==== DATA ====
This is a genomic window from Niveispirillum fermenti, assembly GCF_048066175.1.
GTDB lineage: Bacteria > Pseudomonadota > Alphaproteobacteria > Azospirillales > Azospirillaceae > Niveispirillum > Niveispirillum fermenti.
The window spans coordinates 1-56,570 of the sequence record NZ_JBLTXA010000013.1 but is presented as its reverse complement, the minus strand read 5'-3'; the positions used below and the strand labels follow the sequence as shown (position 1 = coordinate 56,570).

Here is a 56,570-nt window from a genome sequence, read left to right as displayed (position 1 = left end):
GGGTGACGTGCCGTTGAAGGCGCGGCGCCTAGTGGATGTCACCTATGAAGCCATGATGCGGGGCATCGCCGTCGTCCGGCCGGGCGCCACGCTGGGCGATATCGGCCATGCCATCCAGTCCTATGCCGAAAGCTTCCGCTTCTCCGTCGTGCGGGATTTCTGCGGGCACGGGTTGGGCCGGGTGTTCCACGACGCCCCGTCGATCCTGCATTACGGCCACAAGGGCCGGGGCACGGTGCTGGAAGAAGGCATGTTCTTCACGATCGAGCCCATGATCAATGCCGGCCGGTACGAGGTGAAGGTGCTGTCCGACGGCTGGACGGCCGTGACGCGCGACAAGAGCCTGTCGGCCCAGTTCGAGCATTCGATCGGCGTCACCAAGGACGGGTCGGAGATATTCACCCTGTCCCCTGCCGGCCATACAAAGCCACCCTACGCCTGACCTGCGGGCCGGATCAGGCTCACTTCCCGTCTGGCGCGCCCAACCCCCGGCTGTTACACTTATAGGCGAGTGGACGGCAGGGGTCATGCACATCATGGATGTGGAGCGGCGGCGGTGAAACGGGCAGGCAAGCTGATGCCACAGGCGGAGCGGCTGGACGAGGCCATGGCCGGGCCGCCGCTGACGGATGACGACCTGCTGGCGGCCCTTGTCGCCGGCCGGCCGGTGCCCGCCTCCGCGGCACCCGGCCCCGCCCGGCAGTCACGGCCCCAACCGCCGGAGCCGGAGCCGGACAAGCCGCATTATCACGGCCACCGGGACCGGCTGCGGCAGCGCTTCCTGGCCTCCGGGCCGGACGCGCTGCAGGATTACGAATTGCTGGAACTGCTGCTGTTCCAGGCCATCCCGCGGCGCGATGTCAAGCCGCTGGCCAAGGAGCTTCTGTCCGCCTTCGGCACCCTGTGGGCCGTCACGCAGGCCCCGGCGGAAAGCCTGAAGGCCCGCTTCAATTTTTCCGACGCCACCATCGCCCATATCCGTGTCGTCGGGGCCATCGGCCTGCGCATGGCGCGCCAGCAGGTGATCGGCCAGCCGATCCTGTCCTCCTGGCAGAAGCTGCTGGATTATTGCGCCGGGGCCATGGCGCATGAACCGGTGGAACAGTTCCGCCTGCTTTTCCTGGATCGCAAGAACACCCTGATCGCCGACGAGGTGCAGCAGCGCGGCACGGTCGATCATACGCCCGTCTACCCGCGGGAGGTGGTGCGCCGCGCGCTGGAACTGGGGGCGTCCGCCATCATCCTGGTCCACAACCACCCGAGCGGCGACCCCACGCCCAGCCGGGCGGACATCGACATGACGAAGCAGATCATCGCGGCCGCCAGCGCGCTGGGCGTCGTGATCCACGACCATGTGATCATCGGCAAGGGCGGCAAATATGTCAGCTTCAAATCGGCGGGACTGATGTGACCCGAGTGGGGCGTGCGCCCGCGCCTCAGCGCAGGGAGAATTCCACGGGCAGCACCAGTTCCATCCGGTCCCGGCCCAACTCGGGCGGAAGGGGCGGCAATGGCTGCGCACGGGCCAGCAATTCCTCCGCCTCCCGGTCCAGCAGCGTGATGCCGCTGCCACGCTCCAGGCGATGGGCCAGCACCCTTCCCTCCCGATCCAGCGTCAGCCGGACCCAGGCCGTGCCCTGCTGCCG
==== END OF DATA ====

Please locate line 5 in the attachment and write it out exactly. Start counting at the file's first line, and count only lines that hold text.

GGGTGACGTGCCGTTGAAGGCGCGGCGCCTAGTGGATGTCACCTATGAAGCCATGATGCGGGGCATCGCCGTCGTCCGGCCGGGCGCCACGCTGGGCGATATCGGCCATGCCATCCAGTCCTATGCCGAAAGCTTCCGCTTCTCCGTCGTGCGGGATTTCTGCGGGCACGGGTTGGGCCGGGTGTTCCACGACGCCCCGTCGATCCTGCATTACGGCCACAAGGGCCGGGGCACGGTGCTGGAAGAAGGCATGTTCTTCACGATCGAGCCCATGATCAATGCCGGCCGGTACGAGGTGAAGGTGCTGTCCGACGGCTGGACGGCCGTGACGCGCGACAAGAGCCTGTCGGCCCAGTTCGAGCATTCGATCGGCGTCACCAAGGACGGGTCGGAGATATTCACCCTGTCCCCTGCCGGCCATACAAAGCCACCCTACGCCTGACCTGCGGGCCGGATCAGGCTCACTTCCCGTCTGGCGCGCCCAACCCCCGGCTGTTACACTTATAGGCGAGTGGACGGCAGGGGTCATGCACATCATGGATGTGGAGCGGCGGCGGTGAAACGGGCAGGCAAGCTGATGCCACAGGCGGAGCGGCTGGACGAGGCCATGGCCGGGCCGCCGCTGACGGATGACGACCTGCTGGCGGCCCTTGTCGCCGGCCGGCCGGTGCCCGCCTCCGCGGCACCCGGCCCCGCCCGGCAGTCACGGCCCCAACCGCCGGAGCCGGAGCCGGACAAGCCGCATTATCACGGCCACCGGGACCGGCTGCGGCAGCGCTTCCTGGCCTCCGGGCCGGACGCGCTGCAGGATTACGAATTGCTGGAACTGCTGCTGTTCCAGGCCATCCCGCGGCGCGATGTCAAGCCGCTGGCCAAGGAGCTTCTGTCCGCCTTCGGCACCCTGTGGGCCGTCACGCAGGCCCCGGCGGAAAGCCTGAAGGCCCGCTTCAATTTTTCCGACGCCACCATCGCCCATATCCGTGTCGTCGGGGCCATCGGCCTGCGCATGGCGCGCCAGCAGGTGATCGGCCAGCCGATCCTGTCCTCCTGGCAGAAGCTGCTGGATTATTGCGCCGGGGCCATGGCGCATGAACCGGTGGAACAGTTCCGCCTGCTTTTCCTGGATCGCAAGAACACCCTGATCGCCGACGAGGTGCAGCAGCGCGGCACGGTCGATCATACGCCCGTCTACCCGCGGGAGGTGGTGCGCCGCGCGCTGGAACTGGGGGCGTCCGCCATCATCCTGGTCCACAACCACCCGAGCGGCGACCCCACGCCCAGCCGGGCGGACATCGACATGACGAAGCAGATCATCGCGGCCGCCAGCGCGCTGGGCGTCGTGATCCACGACCATGTGATCATCGGCAAGGGCGGCAAATATGTCAGCTTCAAATCGGCGGGACTGATGTGACCCGAGTGGGGCGTGCGCCCGCGCCTCAGCGCAGGGAGAATTCCACGGGCAGCACCAGTTCCATCCGGTCCCGGCCCAACTCGGGCGGAAGGGGCGGCAATGGCTGCGCACGGGCCAGCAATTCCTCCGCCTCCCGGTCCAGCAGCGTGATGCCGCTGCCACGCTCCAGGCGATGGGCCAGCACCCTTCCCTCCCGATCCAGCGTCAGCCGGACCCAGGCCGTGCCCTGCTGCCG